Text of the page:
In talking with some other writers, I’ve pointed out the importance of career goals and project management, for me. It can be very easy to get overwhelmed out here, trying to just write something sells, or just some other random idea that pops into your head. Being strategic about my projects and career (and having an agent who is actively engaged in and involved in those discussions) has been a really vital part of coming back from overwork a few years back. I realized that my problem was I was churning out book after book expecting the “next” book to be the breakout book… and when it wasn’t – again, and again, and again – I realized I didn’t have anything left to get me to the next book.

It’s like that scene from Gattaca (which I LOVE, coincidentally) where the brothers are always competing to see who can swim the furthest, and the older brother asks the younger brother how he always won, and the younger brother says, “Because I never saved anything for the swim back.” This was my fucking MOTTO for YEARS and… alas, if you never start swimming back it turns out you do eventually drown. Ooops!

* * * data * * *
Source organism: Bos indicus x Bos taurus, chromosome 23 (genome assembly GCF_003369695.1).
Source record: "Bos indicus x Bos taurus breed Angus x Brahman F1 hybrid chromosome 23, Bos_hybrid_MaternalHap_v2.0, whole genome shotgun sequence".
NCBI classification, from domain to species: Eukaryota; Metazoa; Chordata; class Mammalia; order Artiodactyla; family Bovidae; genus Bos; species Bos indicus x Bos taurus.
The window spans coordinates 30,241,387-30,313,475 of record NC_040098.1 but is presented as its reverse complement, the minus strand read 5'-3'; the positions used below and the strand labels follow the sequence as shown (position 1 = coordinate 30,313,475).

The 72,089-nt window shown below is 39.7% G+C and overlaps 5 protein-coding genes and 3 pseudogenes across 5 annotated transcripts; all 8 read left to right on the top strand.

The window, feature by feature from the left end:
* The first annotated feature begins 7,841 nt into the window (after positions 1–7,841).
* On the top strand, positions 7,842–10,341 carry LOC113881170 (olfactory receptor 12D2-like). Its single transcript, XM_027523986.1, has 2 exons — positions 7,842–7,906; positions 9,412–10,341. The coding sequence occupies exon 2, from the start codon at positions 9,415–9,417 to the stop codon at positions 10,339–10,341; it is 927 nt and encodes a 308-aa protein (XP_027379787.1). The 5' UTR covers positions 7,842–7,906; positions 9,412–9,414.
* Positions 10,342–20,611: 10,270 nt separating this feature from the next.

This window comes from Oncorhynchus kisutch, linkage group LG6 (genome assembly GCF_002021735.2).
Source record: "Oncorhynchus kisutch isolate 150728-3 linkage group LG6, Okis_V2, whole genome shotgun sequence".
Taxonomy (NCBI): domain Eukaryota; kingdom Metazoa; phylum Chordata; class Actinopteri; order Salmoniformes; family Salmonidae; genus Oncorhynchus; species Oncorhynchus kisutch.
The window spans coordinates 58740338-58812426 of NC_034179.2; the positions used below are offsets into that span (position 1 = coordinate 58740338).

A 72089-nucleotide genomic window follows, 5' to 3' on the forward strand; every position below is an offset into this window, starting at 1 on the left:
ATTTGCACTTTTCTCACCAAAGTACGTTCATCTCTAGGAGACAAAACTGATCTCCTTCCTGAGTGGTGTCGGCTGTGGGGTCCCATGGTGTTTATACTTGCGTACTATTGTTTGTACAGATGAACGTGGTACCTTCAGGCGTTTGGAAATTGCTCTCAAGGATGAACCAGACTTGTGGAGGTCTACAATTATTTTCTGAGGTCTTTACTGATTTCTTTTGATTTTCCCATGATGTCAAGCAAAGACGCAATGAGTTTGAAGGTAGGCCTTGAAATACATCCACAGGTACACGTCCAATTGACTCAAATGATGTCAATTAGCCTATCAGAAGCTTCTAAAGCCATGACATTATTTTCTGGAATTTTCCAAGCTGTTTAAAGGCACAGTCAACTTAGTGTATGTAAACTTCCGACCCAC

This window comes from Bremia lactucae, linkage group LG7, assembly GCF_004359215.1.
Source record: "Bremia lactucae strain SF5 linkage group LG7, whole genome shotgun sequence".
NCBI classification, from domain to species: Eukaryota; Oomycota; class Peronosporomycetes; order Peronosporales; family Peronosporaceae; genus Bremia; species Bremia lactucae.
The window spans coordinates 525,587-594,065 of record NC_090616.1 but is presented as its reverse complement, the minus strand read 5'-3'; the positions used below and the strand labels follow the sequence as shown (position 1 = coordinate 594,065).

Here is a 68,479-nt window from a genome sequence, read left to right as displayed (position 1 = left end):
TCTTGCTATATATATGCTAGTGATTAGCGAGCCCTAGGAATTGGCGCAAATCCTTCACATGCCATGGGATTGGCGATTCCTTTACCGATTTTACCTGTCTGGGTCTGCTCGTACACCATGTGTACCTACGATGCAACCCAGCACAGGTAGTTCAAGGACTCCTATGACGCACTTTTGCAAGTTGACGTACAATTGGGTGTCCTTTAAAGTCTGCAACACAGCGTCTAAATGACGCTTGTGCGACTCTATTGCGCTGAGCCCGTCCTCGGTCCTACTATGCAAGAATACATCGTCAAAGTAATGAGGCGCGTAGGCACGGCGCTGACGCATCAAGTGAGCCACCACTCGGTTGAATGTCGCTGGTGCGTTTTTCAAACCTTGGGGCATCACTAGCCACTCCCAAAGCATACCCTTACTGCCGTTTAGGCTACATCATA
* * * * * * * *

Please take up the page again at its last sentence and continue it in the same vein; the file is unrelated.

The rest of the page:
What I was starting to realize was that if I burned out all my energy swimming in early books, I wasn’t going to have the energy to keep going once I had, you know, become a technically more proficient swimmer. You need to know when you’re making progress and when you’re just allowing yourself to get strung out and exhausted. Publishing is a marathon, not a sprint.

So 2019 is the year we get back to basics. We write good books. Focus on launching these excellent titles. This year we don’t get distracted by bullshit. This year we become a more technically proficient swimmer, instead of JUST a persistent, bull-headed one.

Go team.

 

Once More Into the Breach: We Ride, We Ride, We Ride

Despite a lot of deliberate work, I’m running behind on writing THE LIGHT BRIGADE. Much of this, I’ve found, has been me second-guessing myself about… well, everything.

Much of this is simply a mental block, I know. My self-esteem took a hit with BROKEN HEAVENS. I don’t want to turn in another partial/very rough draft. I want something really great. Exceptional. The trouble is, you know – no draft is going to be exceptional. That’s why it’s a draft.

I’ve had a great many external voices in my head lately, which has made writing at length a lot harder, too. Short fiction is all right because I only need a day or two of real concentration to get my shit together. Novels are tougher. I’ll have a few days of really great progress, then read everything over and be like, “Yeah, that won’t work.”